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Liberals, Tea Party: Ohio's Internet harassment law unconstitutional

A law meant to prevent online harassment and stalking may be struck down as overly broad, if a bipartisan group of political commentators has its way. The law was passed last year in response to a family's complaint that a neighbor had set up a website intentionally meant to harass, stalk and threaten them. They were told by police that nothing could be done.

The law, which went into effect last August, reads as follows:

"No person shall knowingly post a text or audio statement or an image on an internet web site or web page for the purpose of abusing, threatening or harassing another person."

Unfortunately, according to the lawsuit, that wording is far too broad. It could easily be read to prohibit pithy political criticism. They have asked a federal judge to block the law immediately until the question of its constitutionality can be resolved.

Liberal blog Plunderbund, the Portage County Tea Party defend their invective

Liberal bloggers from Plunderbund and members of the Portage County, Ohio, Tea Party filed the suit with the help of a Cleveland attorney and famed First Amendment specialist Eugene Volokh, a law professor at UCLA.

They ask the court to recognize that "invective, ridicule and strong language intended to mock, lampoon or call into question the actions, motives and public policy positions of various figures" is political speech and cannot be prohibited. Volokh summed up their proposition, saying the law "criminalizes speech about an unwilling subject."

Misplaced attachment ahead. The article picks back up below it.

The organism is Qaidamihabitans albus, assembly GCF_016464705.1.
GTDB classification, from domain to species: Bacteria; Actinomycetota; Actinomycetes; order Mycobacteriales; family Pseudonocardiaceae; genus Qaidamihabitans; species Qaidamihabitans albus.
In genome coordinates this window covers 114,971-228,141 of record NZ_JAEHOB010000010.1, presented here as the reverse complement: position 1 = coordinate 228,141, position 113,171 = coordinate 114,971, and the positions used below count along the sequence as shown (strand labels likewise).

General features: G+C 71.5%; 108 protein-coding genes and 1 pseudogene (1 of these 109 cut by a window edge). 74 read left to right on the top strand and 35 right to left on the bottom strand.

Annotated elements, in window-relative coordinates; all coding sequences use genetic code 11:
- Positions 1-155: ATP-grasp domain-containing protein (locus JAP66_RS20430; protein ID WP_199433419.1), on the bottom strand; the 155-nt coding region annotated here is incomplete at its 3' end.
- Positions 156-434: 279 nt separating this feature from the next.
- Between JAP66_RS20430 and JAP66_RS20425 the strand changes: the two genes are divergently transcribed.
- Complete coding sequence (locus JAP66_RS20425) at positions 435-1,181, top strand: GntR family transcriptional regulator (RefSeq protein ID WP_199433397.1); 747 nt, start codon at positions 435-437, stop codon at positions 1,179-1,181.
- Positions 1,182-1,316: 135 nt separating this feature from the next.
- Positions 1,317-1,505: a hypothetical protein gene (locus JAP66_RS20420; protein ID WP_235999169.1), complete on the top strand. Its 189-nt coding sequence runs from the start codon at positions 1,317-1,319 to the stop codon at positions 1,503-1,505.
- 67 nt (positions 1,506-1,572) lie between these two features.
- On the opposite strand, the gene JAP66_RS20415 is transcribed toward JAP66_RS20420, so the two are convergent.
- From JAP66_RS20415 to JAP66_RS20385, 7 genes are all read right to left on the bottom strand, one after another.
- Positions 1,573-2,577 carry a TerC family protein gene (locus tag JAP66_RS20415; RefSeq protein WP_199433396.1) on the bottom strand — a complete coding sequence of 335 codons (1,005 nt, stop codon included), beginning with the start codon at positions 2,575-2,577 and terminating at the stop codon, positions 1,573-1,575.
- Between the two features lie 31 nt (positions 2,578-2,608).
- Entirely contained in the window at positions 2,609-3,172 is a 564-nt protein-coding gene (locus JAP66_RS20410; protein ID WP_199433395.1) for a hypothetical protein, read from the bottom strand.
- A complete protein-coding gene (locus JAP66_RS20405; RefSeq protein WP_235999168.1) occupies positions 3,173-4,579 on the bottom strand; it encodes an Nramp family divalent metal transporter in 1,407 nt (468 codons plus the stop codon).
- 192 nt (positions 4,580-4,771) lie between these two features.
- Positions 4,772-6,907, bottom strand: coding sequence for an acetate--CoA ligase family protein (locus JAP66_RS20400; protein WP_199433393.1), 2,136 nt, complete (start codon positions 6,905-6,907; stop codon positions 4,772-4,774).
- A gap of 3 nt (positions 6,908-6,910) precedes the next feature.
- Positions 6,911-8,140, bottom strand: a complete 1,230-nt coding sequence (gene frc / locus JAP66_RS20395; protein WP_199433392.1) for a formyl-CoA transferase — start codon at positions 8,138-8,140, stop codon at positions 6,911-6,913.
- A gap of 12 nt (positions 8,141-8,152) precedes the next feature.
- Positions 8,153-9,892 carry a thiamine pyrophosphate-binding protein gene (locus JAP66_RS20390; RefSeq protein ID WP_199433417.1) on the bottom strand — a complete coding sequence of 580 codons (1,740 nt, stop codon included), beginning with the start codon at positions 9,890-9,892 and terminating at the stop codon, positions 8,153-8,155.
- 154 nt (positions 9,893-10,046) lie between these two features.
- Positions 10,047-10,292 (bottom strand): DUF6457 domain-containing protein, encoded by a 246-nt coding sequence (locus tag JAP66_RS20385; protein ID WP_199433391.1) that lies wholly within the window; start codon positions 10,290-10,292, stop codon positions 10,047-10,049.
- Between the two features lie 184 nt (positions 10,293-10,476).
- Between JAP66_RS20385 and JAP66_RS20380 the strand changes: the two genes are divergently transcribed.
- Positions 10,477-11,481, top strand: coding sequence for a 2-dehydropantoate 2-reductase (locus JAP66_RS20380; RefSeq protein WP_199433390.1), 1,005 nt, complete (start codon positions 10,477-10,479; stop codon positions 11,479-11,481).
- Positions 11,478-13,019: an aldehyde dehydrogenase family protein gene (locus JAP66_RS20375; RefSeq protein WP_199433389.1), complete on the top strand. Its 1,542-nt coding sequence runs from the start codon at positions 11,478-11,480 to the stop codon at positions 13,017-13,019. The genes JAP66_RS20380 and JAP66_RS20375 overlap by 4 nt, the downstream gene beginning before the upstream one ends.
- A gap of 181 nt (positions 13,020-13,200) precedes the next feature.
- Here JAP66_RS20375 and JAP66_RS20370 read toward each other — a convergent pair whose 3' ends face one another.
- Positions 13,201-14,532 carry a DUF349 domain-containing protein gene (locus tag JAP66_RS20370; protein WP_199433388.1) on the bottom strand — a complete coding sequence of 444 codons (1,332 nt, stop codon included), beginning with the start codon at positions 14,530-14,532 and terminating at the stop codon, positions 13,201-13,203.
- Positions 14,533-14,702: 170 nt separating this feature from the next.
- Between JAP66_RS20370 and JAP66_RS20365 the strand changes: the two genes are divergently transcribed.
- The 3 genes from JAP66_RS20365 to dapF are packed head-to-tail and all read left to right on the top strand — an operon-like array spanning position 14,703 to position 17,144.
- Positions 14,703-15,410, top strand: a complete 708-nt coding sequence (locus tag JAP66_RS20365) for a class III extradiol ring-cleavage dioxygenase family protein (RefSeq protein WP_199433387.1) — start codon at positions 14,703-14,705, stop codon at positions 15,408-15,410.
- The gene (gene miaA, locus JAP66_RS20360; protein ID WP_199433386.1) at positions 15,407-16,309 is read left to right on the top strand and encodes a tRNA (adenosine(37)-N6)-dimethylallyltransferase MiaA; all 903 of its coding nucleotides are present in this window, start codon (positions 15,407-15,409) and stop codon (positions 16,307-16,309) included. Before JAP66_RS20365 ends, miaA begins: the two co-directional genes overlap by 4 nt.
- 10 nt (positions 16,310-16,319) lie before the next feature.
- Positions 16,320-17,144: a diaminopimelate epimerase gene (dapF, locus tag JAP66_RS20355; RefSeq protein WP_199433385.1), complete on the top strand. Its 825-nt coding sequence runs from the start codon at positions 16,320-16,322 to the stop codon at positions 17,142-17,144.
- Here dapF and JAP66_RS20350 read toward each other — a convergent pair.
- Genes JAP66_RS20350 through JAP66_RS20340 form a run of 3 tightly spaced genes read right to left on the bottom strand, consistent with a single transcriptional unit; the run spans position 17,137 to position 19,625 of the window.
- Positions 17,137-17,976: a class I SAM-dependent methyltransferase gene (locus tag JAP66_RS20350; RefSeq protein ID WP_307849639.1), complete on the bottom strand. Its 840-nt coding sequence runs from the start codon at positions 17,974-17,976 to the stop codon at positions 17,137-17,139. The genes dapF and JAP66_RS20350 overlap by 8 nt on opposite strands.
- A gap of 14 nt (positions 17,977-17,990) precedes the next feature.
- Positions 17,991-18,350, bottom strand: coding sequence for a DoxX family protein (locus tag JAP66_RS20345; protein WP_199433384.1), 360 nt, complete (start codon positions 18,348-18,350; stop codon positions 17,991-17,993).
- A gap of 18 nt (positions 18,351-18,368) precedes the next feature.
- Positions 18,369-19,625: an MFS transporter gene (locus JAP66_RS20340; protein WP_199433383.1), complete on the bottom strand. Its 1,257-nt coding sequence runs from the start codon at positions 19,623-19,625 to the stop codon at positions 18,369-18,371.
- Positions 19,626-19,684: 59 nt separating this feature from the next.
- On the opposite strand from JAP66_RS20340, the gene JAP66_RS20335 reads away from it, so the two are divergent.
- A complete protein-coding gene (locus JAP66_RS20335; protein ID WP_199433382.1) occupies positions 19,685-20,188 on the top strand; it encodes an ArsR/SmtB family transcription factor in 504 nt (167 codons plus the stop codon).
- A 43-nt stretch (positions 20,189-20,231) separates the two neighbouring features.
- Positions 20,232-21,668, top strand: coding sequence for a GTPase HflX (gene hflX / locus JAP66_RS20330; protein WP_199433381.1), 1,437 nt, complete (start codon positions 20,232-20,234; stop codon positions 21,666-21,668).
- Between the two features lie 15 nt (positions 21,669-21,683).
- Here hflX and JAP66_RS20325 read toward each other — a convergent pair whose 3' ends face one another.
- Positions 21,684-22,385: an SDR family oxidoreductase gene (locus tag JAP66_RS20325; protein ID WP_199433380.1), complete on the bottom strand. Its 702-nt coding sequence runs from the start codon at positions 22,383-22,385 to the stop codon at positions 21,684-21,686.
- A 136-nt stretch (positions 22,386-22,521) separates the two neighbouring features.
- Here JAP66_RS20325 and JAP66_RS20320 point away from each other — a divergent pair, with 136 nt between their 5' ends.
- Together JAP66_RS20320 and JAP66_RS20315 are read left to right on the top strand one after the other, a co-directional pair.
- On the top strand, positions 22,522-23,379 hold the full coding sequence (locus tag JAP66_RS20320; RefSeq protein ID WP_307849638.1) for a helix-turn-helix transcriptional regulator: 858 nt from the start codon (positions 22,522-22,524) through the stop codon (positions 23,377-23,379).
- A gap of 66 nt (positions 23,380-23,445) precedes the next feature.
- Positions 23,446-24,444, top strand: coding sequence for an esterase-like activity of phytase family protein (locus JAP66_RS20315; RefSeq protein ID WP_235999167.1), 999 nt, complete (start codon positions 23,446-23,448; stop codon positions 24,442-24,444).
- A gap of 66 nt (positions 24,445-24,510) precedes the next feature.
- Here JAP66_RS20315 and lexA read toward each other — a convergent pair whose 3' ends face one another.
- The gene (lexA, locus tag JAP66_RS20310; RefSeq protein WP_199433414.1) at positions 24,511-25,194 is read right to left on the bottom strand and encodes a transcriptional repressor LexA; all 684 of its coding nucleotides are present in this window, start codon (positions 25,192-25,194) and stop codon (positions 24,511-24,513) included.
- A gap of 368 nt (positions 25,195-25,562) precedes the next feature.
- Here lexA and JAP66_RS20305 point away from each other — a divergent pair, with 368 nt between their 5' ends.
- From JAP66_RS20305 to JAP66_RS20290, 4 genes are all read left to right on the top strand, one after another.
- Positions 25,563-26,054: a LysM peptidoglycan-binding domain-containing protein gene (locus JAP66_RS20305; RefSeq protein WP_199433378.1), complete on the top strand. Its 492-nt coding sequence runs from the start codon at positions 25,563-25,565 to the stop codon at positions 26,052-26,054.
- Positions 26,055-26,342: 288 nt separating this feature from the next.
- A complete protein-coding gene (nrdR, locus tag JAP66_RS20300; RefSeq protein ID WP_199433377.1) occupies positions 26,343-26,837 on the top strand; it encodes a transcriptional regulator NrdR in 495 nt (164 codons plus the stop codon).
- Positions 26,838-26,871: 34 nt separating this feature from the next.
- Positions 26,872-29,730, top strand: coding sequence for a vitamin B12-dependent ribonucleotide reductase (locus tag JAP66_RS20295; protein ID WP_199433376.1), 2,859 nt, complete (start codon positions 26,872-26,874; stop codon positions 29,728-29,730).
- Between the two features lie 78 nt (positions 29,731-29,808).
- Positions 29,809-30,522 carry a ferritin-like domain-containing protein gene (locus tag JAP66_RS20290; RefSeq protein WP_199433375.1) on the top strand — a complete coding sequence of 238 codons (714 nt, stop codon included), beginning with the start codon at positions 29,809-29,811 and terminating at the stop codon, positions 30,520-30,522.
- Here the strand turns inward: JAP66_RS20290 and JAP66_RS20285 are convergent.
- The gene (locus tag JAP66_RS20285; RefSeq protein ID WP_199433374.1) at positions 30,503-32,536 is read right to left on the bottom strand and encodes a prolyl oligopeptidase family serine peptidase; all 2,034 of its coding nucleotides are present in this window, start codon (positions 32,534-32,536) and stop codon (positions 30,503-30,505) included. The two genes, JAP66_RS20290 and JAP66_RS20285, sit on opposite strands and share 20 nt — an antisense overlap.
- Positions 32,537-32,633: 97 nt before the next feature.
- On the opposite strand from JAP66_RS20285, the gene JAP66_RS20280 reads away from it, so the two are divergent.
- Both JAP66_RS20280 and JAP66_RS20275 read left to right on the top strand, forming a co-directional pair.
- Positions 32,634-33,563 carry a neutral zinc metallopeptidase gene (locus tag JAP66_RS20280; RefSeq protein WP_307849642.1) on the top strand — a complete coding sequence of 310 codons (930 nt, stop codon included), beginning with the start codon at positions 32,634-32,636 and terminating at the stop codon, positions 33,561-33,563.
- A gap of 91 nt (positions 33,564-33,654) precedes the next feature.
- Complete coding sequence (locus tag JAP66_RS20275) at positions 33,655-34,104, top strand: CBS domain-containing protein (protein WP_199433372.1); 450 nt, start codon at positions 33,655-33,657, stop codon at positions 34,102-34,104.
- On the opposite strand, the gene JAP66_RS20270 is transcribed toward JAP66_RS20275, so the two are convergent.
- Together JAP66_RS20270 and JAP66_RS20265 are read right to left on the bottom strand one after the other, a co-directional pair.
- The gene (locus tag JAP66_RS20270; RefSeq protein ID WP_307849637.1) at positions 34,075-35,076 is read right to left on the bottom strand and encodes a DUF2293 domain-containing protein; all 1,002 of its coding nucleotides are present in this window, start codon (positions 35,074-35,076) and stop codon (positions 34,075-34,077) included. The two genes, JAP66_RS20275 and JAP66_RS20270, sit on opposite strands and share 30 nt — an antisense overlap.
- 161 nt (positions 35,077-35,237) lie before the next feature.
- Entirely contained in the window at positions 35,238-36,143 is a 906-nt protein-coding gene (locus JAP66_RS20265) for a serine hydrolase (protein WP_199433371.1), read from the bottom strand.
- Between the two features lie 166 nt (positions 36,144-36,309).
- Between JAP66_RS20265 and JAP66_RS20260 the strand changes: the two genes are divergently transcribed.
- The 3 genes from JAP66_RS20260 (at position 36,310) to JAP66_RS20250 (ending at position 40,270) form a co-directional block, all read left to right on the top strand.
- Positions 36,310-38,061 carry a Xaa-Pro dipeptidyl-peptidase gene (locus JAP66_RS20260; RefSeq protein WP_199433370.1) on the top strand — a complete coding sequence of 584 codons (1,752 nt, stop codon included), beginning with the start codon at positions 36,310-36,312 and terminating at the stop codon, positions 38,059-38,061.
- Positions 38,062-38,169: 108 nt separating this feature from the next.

"In sum, the Plaintiffs engage in core political expression of a sort squarely within the heartland of what the First Amendment protects, and yet legitimately fear prosecution under the statute based upon the provocative and critical nature of what they publish," reads their petition for a preliminary injunction while the case is tried.

The groups are not trying to challenge the part of the law prohibiting online threats, which they do consider legitimate.

The case is being tried in federal court in Akron.

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